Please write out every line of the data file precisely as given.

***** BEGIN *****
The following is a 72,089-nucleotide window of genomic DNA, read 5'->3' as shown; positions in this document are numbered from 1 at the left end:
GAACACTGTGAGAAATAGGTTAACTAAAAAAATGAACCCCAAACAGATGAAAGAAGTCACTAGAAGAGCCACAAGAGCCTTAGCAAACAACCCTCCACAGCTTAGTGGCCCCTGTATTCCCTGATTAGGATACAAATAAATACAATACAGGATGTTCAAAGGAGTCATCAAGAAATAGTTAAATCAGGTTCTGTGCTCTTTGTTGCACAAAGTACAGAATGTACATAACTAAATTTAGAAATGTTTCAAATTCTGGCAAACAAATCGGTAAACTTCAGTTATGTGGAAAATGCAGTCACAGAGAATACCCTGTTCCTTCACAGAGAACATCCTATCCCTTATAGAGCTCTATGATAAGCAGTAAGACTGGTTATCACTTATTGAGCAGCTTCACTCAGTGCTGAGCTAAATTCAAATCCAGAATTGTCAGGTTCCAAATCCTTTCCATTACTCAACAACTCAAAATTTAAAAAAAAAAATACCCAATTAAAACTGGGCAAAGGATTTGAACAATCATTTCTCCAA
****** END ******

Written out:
The following is a 72,089-nucleotide window of genomic DNA, read 5'->3' as shown; positions in this document are numbered from 1 at the left end:
GAACACTGTGAGAAATAGGTTAACTAAAAAAATGAACCCCAAACAGATGAAAGAAGTCACTAGAAGAGCCACAAGAGCCTTAGCAAACAACCCTCCACAGCTTAGTGGCCCCTGTATTCCCTGATTAGGATACAAATAAATACAATACAGGATGTTCAAAGGAGTCATCAAGAAATAGTTAAATCAGGTTCTGTGCTCTTTGTTGCACAAAGTACAGAATGTACATAACTAAATTTAGAAATGTTTCAAATTCTGGCAAACAAATCGGTAAACTTCAGTTATGTGGAAAATGCAGTCACAGAGAATACCCTGTTCCTTCACAGAGAACATCCTATCCCTTATAGAGCTCTATGATAAGCAGTAAGACTGGTTATCACTTATTGAGCAGCTTCACTCAGTGCTGAGCTAAATTCAAATCCAGAATTGTCAGGTTCCAAATCCTTTCCATTACTCAACAACTCAAAATTTAAAAAAAAAAATACCCAATTAAAACTGGGCAAAGGATTTGAACAATCATTTCTCCAA